The state has an interest in protecting not only the amount of water contained in these lakes, wetlands and streams but also the container that confines these waters (i.e., lakes, wetlands, and streams). The obvious reason for these conservation measures is that these waters provide a vital habitat for fish and wildlife, as well as a place for people to fish, hunt, trap, boat, and swim. However, the most important benefits provided by these waters are less obvious:
- Substantial amounts of water are stored in these areas and it can seep into the ground to recharge ground water aquifers.
- Lakes, wetlands, and streams can store excess water in times of flooding and provide an important reserve of surface water during times of drought. These areas are nature’s water treatment systems. They provide an ideal environment for aquatic vegetation and animal organisms to purify the water we have contaminated with suspended soil (erosion), nutrients (from fertilizers and animal wastes), and other pollutants.
How do I go about naming a lake?
Naming lakes, rivers, streams or other water bodies (natural geographic features) in Minnesota is guided by the statutory process found in Minnesota Statute 83A.04 – 83A.07. The process requires 15 or more registered voters to petition the county board of commissioners in the county where the feature is located for a public hearing concerning a proposed name. If the public hearing is successful, the county board would adopt a resolution in support of the proposed name (or other name if favored by the board as a result of testimony at the hearing) and forward it to the state commissioner of natural resources. The name proposed in the resolution MUST be approved by the commissioner of natural resources to become the official name of the feature in Minnesota. Approved names are subsequently submitted to the United States Board on Geographic Names for federal approval and use.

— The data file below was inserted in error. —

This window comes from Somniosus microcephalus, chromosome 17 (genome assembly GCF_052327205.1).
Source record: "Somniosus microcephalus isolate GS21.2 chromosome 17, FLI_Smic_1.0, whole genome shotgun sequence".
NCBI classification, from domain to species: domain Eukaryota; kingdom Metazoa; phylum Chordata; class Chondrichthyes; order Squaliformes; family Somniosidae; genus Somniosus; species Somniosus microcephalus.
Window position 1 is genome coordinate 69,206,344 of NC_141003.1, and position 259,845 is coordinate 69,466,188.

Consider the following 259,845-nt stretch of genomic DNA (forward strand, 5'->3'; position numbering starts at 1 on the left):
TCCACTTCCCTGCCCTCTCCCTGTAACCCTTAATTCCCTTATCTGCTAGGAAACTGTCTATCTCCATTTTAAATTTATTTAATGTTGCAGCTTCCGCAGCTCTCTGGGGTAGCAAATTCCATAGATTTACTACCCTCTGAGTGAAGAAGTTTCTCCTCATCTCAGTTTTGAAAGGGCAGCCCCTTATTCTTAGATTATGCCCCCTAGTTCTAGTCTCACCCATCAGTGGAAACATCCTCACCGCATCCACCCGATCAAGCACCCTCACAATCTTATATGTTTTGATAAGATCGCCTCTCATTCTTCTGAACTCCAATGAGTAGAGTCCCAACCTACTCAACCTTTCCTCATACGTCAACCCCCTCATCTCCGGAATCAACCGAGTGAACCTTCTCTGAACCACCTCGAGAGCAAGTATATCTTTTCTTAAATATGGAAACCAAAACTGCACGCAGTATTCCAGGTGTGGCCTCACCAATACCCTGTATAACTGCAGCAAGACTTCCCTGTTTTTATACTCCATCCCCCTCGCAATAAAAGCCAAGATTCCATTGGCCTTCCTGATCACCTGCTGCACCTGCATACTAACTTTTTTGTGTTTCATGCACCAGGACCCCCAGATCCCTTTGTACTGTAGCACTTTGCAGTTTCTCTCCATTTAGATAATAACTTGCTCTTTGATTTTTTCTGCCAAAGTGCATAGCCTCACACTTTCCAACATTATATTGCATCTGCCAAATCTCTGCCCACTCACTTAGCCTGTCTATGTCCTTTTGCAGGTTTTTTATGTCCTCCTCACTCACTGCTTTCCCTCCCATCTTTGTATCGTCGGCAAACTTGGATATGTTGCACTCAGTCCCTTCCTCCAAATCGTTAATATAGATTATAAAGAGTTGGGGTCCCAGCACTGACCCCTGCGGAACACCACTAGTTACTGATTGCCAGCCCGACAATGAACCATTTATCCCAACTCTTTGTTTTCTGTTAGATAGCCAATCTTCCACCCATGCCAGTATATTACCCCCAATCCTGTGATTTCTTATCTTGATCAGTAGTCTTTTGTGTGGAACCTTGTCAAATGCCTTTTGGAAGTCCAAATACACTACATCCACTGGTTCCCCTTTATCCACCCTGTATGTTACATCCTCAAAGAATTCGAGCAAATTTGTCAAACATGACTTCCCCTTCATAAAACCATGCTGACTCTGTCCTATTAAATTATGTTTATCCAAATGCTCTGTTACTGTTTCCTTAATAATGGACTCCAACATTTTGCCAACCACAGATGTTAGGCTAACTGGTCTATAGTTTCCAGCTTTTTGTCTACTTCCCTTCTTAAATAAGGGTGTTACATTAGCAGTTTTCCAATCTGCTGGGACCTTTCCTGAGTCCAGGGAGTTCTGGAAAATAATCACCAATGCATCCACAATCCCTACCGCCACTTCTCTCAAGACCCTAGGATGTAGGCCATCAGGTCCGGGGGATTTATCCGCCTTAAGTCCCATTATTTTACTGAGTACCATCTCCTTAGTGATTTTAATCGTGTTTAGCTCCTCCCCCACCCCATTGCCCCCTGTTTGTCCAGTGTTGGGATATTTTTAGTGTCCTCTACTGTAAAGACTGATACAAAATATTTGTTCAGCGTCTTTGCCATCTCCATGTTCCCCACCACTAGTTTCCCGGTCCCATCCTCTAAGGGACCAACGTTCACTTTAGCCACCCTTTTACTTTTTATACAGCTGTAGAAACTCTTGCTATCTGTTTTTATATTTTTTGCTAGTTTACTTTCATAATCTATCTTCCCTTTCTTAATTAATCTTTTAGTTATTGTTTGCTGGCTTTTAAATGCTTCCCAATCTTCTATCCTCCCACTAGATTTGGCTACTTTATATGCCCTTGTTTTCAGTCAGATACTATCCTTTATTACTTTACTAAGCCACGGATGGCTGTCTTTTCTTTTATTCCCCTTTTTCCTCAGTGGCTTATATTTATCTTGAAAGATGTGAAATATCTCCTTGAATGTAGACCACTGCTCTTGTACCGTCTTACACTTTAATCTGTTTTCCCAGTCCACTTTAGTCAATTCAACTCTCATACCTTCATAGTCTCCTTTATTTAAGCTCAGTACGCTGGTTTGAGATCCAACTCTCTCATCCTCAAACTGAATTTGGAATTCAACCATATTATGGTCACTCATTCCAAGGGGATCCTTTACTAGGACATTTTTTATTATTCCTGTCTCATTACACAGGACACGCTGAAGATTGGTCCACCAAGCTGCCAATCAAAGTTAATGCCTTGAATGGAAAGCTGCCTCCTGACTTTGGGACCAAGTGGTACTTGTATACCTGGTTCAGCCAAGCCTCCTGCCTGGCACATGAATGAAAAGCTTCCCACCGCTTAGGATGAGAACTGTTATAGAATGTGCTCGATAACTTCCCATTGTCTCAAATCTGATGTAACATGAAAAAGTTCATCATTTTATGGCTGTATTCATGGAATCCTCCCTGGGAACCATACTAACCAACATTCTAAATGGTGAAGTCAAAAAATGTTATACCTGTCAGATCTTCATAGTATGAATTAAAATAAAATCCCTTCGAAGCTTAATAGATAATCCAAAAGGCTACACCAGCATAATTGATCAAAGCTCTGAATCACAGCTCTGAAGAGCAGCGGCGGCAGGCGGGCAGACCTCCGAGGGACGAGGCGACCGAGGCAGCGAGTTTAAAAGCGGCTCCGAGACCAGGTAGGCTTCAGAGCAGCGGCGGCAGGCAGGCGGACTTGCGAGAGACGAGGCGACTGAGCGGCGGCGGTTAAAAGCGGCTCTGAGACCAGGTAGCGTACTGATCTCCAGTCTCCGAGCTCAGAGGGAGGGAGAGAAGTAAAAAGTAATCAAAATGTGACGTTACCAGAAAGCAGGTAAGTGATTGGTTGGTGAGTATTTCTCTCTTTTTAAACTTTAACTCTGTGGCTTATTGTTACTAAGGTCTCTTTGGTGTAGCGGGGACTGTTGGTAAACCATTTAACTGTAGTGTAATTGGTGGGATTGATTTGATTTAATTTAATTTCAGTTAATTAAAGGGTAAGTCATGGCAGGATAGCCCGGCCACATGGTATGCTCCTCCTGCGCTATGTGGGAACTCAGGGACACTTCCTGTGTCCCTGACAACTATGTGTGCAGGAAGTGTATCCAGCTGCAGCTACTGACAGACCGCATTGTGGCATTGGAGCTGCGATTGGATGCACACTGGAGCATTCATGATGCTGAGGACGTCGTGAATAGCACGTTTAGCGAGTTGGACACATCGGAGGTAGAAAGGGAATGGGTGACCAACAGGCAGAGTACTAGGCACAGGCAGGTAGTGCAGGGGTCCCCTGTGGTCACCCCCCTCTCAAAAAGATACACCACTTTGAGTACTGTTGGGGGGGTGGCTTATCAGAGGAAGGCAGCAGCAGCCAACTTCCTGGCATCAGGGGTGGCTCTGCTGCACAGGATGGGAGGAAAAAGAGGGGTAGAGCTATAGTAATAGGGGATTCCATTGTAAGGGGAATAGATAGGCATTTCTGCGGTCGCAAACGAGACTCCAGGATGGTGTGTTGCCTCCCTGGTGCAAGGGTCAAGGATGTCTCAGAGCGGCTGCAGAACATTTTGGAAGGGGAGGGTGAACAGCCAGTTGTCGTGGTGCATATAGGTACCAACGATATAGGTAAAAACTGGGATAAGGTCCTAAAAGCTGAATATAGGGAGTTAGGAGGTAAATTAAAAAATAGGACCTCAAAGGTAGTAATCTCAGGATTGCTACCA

The process to change a name is the same. However, a name that has existed for 40 years or more may not be changed. Also, the commissioner of natural resources will not approve a name that commemorates, or may be construed to commemorate, living persons. For additional information, please contact Peter.Boulay@state.mn.us; telephone (651) 296-4214.
Also see: Naming Geographic Features
What is a “spring-fed” lake?
To varying degrees many, if not most lakes receive some water from ground water sources or are “spring fed.” When swimming, one might notice colder, localized areas or areas of the lake might remain open along the shoreline during winter. Both are likely due to ground water flowing into the lake. Lakes also lose water to ground water sources. Most lakes have both; some ground water flows into the lake and some lake water flows into the ground water system or aquifer. Variations in precipitation patterns can cause the amount in or out to change significantly. Generally, complex hydrologic computer models including information such as watershed, geology, precipitation, lake level, and ground water level data are used to estimate how much is flowing in or out of the lake.
What is a meandered lake?